Looking for a medium speed black and white film with buckets of character and great, deep contrast at moderate box speed? Pack ILFORD FP4 PLUS. It’s traditional grain structure and long tonality make it one of the most diverse films in this bracket today.
Perhaps its something to do with plucky Brit mentality, or that they seem to be able to produce stuff that’s greater than the sum of its parts…I’m not really sure. What I do know is that shooting FP4 PLUS gives me such immense pleasure that after discovering and shooting my first roll of this emulsion a few years ago, I promptly went out and grabbed a fresh 35mm 100ft reel so that I could bulk load my own.
Since then, I’ve taken this film beyond what I thought was possible and have been consistently amazed by the results.
It’s one of the most forgiving black and white films I’ve ever used and right up there with Kodak Tri-X 400 in terms of its ability to create gritty, grimy photographs. That said, it’s a capable, fine-grained emulsion that is rather easily controlled in development, if that’s what you’re after.
FP4 in its original 35mm form as an ISO 125 film was released for general consumption nearly 10 years before Kodak’s Tri-X and a year before the 1969 Moon shot (that’ll be 1968).
If you have a few minutes, I’d highly recommend having a read of this exhaustive chronology of ILFORD
What ILFORD have to say about their blue and white champion:
|Type||Black and white (negative)|
|Format||35mm, 120, sheet|
|Exposure latitude||–-1.5 to +6 stops|
|Push processing||6 stops|
What’s it like?
ILFORD FP4 PLUS, like HP5 PLUS, it’s based on older emulsion technology and has “cubic grain”, as opposed. To “T-grain” found in Delta and Kodak’s T-MAX.
Speaking of which, the grain is beautiful.
As with all black and white film, development is hugely important when trying to control, or manage grain. I mostly use Rodinal 1:50 in a semi-stand for my ILFORD processing but have also recently switched to Ilfotec, as it gives me much sharper contrast.
The most valuable advice I can give when developing this film is to control your temperature. Keep your chemicals down at around 23 degrees C, minimise your agitations and make sure you give it a good soak before you get started.
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If you’re new to developing this film yourself, here are a few general rules I find work for me:
- Want fat grain and high contrast? Bump your temperature and keep a low chemical dilution.
- Want fine, fine grain with bags of contrast? Keep the temperature down, increase chemical dilution and use moderate agitation.
- Want fine grain, great shadow detail and still keep the contrast? Low temperatures, high dilution and moderate agitation will give you what you need.
Whilst some people do so, it’s not fair to directly compare this film to ILFORD’s own Delta 100 Professional. Both the grain and the way the newer film is laid down are rather different. That said, I find the resulting images from both stocks can be quite similar. If you want supreme sharpness with great contrast, go with Delta. If you want to add creamier grain to the mix, then grab a roll of FP4 PLUS.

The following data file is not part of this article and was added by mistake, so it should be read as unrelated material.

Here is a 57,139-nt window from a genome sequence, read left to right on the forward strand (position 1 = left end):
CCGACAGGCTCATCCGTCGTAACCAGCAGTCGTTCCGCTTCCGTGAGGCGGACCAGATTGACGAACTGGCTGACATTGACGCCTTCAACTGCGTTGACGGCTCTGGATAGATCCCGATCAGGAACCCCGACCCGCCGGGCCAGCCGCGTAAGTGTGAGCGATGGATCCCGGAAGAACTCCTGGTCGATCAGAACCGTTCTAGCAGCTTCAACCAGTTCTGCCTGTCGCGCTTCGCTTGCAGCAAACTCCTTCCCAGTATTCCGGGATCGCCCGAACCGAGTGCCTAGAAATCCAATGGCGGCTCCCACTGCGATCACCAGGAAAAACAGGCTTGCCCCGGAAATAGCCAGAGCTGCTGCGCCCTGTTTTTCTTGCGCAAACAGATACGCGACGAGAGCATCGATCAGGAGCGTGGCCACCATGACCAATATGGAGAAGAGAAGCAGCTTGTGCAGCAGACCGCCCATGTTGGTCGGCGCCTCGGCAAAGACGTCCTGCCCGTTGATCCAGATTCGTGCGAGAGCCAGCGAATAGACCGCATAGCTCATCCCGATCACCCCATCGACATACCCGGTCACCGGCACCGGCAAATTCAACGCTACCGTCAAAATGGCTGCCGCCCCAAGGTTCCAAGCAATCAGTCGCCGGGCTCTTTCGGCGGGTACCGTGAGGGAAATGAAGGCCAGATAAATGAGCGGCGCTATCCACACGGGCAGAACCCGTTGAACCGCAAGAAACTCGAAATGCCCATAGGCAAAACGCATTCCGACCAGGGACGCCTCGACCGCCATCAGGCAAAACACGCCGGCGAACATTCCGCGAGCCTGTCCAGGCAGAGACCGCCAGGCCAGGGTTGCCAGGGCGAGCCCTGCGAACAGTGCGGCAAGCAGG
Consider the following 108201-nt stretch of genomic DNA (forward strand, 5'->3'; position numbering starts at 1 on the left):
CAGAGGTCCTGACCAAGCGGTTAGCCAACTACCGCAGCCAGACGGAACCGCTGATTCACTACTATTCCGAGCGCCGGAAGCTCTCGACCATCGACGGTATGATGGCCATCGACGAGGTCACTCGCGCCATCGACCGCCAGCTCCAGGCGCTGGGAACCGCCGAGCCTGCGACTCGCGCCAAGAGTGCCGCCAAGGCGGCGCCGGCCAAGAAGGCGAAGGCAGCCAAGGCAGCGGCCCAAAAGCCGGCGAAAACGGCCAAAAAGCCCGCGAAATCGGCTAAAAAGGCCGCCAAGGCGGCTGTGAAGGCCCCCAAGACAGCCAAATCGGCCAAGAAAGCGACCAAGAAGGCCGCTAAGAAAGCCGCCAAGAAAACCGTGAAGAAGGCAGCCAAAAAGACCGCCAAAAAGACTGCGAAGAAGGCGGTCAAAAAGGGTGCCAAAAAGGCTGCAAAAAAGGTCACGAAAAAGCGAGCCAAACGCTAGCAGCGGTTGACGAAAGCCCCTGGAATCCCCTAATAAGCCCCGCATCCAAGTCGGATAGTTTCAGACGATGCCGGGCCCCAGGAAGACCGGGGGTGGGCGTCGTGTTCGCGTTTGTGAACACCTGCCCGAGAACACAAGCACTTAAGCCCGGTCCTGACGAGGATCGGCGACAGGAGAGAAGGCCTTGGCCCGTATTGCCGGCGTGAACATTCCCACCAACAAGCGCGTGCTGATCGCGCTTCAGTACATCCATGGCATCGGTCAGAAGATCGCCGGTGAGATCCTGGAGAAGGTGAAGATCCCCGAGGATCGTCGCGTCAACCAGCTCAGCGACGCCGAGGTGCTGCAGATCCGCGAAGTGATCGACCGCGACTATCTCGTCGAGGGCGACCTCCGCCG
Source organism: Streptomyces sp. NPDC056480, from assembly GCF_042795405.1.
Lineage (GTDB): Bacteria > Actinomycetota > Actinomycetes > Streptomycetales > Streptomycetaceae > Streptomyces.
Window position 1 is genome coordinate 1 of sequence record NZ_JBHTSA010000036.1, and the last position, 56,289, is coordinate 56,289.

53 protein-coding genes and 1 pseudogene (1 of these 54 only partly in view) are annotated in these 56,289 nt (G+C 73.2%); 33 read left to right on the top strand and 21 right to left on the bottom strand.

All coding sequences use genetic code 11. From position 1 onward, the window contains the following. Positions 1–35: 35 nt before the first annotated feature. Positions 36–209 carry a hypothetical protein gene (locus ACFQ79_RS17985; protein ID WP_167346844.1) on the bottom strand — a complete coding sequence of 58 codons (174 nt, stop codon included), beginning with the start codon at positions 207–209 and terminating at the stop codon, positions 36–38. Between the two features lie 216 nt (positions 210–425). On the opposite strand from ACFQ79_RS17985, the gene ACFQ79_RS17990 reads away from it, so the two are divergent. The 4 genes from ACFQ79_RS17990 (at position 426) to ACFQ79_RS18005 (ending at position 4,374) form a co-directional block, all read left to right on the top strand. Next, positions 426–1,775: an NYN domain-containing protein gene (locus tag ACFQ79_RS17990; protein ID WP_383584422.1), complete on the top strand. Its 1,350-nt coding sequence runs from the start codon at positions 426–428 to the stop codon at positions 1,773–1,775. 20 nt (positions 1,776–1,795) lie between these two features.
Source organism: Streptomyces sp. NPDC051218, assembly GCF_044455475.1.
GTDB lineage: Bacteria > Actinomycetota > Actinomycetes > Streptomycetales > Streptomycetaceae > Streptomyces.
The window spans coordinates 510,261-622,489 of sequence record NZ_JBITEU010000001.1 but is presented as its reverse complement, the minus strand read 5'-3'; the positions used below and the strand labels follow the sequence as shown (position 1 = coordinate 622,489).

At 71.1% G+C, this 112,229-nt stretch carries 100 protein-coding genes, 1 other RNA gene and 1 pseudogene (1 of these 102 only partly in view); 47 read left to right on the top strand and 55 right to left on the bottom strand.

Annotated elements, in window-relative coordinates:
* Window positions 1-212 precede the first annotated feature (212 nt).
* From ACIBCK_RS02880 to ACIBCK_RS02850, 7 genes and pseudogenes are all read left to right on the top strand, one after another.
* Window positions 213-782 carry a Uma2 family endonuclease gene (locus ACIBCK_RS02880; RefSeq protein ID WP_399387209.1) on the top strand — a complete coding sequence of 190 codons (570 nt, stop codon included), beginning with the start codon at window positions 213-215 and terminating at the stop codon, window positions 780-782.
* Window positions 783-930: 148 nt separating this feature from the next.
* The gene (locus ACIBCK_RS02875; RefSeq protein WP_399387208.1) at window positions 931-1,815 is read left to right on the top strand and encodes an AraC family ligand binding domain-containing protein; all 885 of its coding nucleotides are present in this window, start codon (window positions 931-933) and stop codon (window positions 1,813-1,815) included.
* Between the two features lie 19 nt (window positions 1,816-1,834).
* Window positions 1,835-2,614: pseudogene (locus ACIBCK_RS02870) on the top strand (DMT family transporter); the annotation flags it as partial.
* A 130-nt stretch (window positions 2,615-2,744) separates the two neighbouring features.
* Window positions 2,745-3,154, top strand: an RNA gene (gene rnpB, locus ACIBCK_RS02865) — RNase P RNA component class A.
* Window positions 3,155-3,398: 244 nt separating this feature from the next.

FP4 PLUS performs equally as well for both indoor and outdoor photography, it’ll take portraits, landscapes, architecture and macro all in its stride. Being a forgiving sort, it’s also happy to be pulled down to EI 50 or pushed six stops to ~EI 8000.
If you want to see how it performs close to its extreme 6-stop limit, have a look below at a few images shot at EI 6400 (35mm).
FP4 PLUS’s fine grain and wide, forgiving exposure latitude means that I nearly always have a roll on standby. I mostly shoot it in 35mm and will happily overcook it in development to serve my own high-contrast fetish. Compared to Kodak’s TMAX 100 in 35mm, I find that FP4 PLUS gives me results closer to my mind’s eye. Of course, this is just my own personal view.
It’s a wonderfully “punchy” film and has contrast in bags.
To close off this review, I’d like to say that FP4 PLUS is probably one of the best general purpose moderate speed black and white films available.
It’ll eat up so-called “basic” black and white photography, whilst also being suitable for “fine art” black and white and reproduction work. More so than most black and white films, your input in development will define the results, so play around and see what works for you.
ILFORD don’t have the distribution reach of Kodak or Fuji, so you may find this film to be harder to find and a little more expensive than the alternatives. I’d say it’s well worth the small extra investment! In short:
Wonderful grain, excellent tonal gradation, excellent sharpness on the one hand; fat grain, blocked out shadows and supreme contrast on the other. A true chameleon that works to the whim of the photographer’s needs.
If you’re willing to play around with it and learn how to make the most of its extreme flexibility, ILFORD FP4 PLUS might quickly become an obsession.
Thanks for reading and if you’re looking for development times for FP4 PLUS, you can find them right here covering various developers at EI 100-6400.
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